Rays of Positive Electricity and Their Application to Chemical Analyses/Anode Rays
The positively charged particles, which we have hitherto considered, originate in the neighbourhood of the cathode. Gehrcke and Reichenheim1 have discovered rays of positively charged particles which start from the anode. Their attention was called to these rays by noticing that a pencil of yellow light streamed from a point on the anode of a tube with which they were working. It was found that there had been a speck of sodium chloride at the points on the anode from which the pencil started. They got these rays developed to a much greater extent when they used for the anode a piece of platinum foil with a little pocket in which various salts could be placed. The foil was in circuit with a battery insulated from the one used to send the current through the discharge tube; this battery was for the purpose of raising the anode to a red heat, as these rays are not developed unless this electrode is at a high temperature. The current through the tube was produced by a battery giving a potential difference of about 300 volts which, as a Wehnelt cathode was used, was sufficient to send a very considerable current through the tube: the pressure in the tube was very low. The rays were well developed in this tube when NaCl, LiCl, KCl and the chlorides of Cu, Sr, Ba, In, were placed in the pocket. The colour of the rays corresponded with the colour given to flames by the salt They did not get any effects when the oxides of calcium or barium were put in the pocket; these oxides are known when hot to give out large streams of negatively electrified corpuscles and for this reason are used for Wehnelt cathodes. These rays are apparently only given out by the salts of the metals and not by the metals themselves ; they are called Anode rays.
Gehrcke and Reichenheim arranged a Faraday cylinder so that the rays could fall into it; they found that when the rays entered the cylinder It acquired a strong positive charge.
Gehrcke and Reichenheim subsequently used another form of apparatus which gave better results than the one just described. The anode was a rod of salt placed inside a glass tube so that only the front of it was exposed to the tube; the cathode was an aluminium ring encircling the anode, the pressure was reduced to a very small value by the use of carbon cooled by liquid air. With the discharge from a powerful induction coil, or still better from a large electrostatic induction machine, the anode got hot without the aid of an auxiliary heating current, and a bright stream of rays came from the end of the salt anode; the appearance of this beam is represented In Fig. 43. It was found that a mixture of two or more salts with powdered graphite gave brighter rays than a simple salt, the best mixture seemed to be LiBr, Lil, Nal and graphite. The rays come off at right angles to the surface of the salt; thus if the surface is cut off, as in Fig. 44, the rays come off In the direction ab.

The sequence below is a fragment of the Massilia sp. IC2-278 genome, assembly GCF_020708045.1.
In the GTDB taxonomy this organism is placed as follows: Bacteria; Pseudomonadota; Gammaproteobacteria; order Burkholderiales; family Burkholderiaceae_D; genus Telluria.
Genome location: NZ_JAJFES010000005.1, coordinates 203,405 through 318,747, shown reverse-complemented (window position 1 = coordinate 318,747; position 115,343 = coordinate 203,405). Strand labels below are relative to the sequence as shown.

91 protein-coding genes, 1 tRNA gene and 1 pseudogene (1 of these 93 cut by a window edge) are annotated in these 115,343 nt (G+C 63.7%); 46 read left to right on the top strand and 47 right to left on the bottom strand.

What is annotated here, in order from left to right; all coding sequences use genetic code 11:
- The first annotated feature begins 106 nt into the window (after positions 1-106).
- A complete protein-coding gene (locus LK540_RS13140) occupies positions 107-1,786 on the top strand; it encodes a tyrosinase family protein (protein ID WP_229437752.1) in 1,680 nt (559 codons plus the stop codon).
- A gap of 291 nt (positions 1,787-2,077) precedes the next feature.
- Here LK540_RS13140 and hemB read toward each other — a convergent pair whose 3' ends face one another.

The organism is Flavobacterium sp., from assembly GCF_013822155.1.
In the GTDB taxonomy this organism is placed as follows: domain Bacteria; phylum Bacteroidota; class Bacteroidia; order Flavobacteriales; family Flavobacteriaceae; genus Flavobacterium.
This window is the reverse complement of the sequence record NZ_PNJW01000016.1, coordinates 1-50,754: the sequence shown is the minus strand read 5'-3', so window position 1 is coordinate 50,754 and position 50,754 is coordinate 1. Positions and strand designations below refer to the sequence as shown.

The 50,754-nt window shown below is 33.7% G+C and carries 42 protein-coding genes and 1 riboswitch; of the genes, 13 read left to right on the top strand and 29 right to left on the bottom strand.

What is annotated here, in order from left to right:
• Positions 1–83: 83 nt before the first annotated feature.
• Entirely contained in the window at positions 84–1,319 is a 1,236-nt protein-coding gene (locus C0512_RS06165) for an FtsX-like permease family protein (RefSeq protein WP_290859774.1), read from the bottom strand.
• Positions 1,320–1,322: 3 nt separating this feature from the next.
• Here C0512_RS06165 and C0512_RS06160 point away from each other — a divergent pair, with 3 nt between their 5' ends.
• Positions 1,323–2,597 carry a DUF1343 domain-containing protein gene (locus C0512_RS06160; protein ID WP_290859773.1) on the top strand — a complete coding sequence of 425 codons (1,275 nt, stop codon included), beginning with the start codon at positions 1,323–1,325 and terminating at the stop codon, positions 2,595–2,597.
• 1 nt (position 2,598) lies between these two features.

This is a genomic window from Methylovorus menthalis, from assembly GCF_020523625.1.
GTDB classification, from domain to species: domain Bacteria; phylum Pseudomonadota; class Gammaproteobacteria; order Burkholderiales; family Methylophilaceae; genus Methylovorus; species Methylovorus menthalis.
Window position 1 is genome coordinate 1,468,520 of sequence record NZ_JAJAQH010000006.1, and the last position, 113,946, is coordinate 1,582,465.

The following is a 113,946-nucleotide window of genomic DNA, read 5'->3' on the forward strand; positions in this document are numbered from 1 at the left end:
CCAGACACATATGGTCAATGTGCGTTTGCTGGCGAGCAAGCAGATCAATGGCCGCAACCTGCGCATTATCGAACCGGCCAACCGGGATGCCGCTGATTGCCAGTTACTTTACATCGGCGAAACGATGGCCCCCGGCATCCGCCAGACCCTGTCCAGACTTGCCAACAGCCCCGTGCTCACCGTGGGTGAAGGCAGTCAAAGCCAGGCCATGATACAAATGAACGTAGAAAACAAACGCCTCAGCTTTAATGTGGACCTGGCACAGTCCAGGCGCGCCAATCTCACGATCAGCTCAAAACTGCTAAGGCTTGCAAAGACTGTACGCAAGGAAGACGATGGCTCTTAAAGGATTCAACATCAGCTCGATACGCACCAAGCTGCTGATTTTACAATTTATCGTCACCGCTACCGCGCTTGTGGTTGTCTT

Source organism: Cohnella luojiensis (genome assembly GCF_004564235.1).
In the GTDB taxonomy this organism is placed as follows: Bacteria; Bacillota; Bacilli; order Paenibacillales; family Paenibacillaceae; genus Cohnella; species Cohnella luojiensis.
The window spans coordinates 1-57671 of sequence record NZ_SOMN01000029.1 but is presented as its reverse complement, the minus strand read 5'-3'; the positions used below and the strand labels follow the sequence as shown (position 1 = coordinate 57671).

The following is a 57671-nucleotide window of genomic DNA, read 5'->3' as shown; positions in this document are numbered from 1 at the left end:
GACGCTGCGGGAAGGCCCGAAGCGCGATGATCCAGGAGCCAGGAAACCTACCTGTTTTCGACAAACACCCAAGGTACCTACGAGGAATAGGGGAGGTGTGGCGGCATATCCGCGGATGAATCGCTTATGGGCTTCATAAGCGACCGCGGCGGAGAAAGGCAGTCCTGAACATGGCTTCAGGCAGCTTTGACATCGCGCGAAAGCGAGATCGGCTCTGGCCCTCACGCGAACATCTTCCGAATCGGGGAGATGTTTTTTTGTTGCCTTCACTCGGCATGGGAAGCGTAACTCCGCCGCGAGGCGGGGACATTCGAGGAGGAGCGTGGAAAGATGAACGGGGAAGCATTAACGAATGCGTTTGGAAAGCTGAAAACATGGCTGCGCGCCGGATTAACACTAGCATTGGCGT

Gehrcke and Reichenheim found that there was a very considerable difference of potential between the surface of the anode and a point a centimetre or two away: in some of their experiments it was as much as 2300 volts. By assuming that the energy acquired by the rays was due to the fall through this potential V, and measuring the radius of the circle into which the rays were bent by a strong magnetic field H, the values of v and m/e can be determined, for we have
and if r is the radius of the circle Into which the rays are bent by a magnetic force H at right angles to their path
In this way the following values were obtained :—
|Salt||v. cm/sec||e/m||ratio of mass of particles to that of an atom of hydrogen|
|SrCl2.||1.08x107||.21x103||90 (if the atom is doubly charged)|
The results for LiCI given in the first line relate to the brightest part of the rays, those In the second to the least deflected rays. It would appear from this that the charged particles are the atoms of the metal in the salt and that in the case of strontium they carry a double charge, A very Interesting case of these anode rays is that of a discharge tube with a constriction In the middle. When two bulbs A and B, about 10 cm. in diameter, with the anode in A and the cathode in B, are connected by a narrow tube: then when the pressure in the tube Is very low and a small quantity of iodine vapour is introduced into it, anode rays start from the constriction c at the cathode end of the narrow tube and cathode rays from d, the anode end of this tube. If the connecting tube were quite straight these anode rays might be the positive rays corresponding to the cathode c, but as they appear when the tube is bent this cannot be their origin. It is especially to be noticed that the anode rays do not appear unless iodine, bromine, or chlorine is in the tube. This is perhaps due to the fact that the atoms of these substances are excellent traps for negatively electrified corpuscles as they hold these corpuscles imprisoned. Any positively electrified particles in the tube will thus have a much better chance to escape being neutralized by these corpuscles when these gases are present than when they are absent: and thus the number of anode rays will be increased.
The most natural explanation of these rays is that the hot salts from which they originate act like fused electrolytes, and that the current through them into the discharge tube is carried by the ions into which the salts dissociate, the positive ion, which is a charged atom of the metallic constituent of the salt, following the current will come to the surface of the anode, will get detached from it, and under the influence of the strong electric field which exists in the gas close to the anode will acquire the high velocity characteristic of the anode rays.
1 "Verh. D. Phys. Gesell.," 8, p. 559; 9, pp. 76, 200, 376; 10, p. 217.